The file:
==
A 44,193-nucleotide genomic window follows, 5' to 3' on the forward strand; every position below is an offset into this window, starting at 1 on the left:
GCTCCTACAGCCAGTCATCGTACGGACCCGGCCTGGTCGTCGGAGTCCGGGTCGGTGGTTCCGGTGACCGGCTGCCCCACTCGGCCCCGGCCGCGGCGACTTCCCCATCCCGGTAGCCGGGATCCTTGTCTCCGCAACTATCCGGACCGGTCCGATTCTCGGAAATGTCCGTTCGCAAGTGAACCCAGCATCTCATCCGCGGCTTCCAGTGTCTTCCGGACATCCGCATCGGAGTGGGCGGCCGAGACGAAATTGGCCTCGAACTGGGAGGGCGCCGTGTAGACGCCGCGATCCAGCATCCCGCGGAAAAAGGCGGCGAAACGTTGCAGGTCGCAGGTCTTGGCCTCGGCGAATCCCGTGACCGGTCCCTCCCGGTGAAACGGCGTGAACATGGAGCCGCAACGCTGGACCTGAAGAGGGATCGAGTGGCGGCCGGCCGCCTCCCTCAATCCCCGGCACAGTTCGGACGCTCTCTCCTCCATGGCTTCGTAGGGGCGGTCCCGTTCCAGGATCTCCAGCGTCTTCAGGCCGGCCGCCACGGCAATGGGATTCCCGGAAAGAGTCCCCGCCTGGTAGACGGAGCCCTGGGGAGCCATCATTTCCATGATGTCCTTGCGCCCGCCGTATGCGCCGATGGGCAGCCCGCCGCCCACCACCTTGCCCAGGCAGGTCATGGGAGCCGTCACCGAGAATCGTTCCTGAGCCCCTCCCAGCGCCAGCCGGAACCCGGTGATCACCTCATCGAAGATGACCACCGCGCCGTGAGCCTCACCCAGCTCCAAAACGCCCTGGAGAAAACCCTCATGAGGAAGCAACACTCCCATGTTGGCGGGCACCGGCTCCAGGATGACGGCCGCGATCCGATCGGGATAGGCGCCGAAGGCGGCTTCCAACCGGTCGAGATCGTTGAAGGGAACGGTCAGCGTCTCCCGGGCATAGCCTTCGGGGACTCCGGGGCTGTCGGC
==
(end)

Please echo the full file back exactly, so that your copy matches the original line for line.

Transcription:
A 44,193-nucleotide genomic window follows, 5' to 3' on the forward strand; every position below is an offset into this window, starting at 1 on the left:
GCTCCTACAGCCAGTCATCGTACGGACCCGGCCTGGTCGTCGGAGTCCGGGTCGGTGGTTCCGGTGACCGGCTGCCCCACTCGGCCCCGGCCGCGGCGACTTCCCCATCCCGGTAGCCGGGATCCTTGTCTCCGCAACTATCCGGACCGGTCCGATTCTCGGAAATGTCCGTTCGCAAGTGAACCCAGCATCTCATCCGCGGCTTCCAGTGTCTTCCGGACATCCGCATCGGAGTGGGCGGCCGAGACGAAATTGGCCTCGAACTGGGAGGGCGCCGTGTAGACGCCGCGATCCAGCATCCCGCGGAAAAAGGCGGCGAAACGTTGCAGGTCGCAGGTCTTGGCCTCGGCGAATCCCGTGACCGGTCCCTCCCGGTGAAACGGCGTGAACATGGAGCCGCAACGCTGGACCTGAAGAGGGATCGAGTGGCGGCCGGCCGCCTCCCTCAATCCCCGGCACAGTTCGGACGCTCTCTCCTCCATGGCTTCGTAGGGGCGGTCCCGTTCCAGGATCTCCAGCGTCTTCAGGCCGGCCGCCACGGCAATGGGATTCCCGGAAAGAGTCCCCGCCTGGTAGACGGAGCCCTGGGGAGCCATCATTTCCATGATGTCCTTGCGCCCGCCGTATGCGCCGATGGGCAGCCCGCCGCCCACCACCTTGCCCAGGCAGGTCATGGGAGCCGTCACCGAGAATCGTTCCTGAGCCCCTCCCAGCGCCAGCCGGAACCCGGTGATCACCTCATCGAAGATGACCACCGCGCCGTGAGCCTCACCCAGCTCCAAAACGCCCTGGAGAAAACCCTCATGAGGAAGCAACACTCCCATGTTGGCGGGCACCGGCTCCAGGATGACGGCCGCGATCCGATCGGGATAGGCGCCGAAGGCGGCTTCCAACCGGTCGAGATCGTTGAAGGGAACGGTCAGCGTCTCCCGGGCATAGCCTTCGGGGACTCCGGGGCTGTCGGC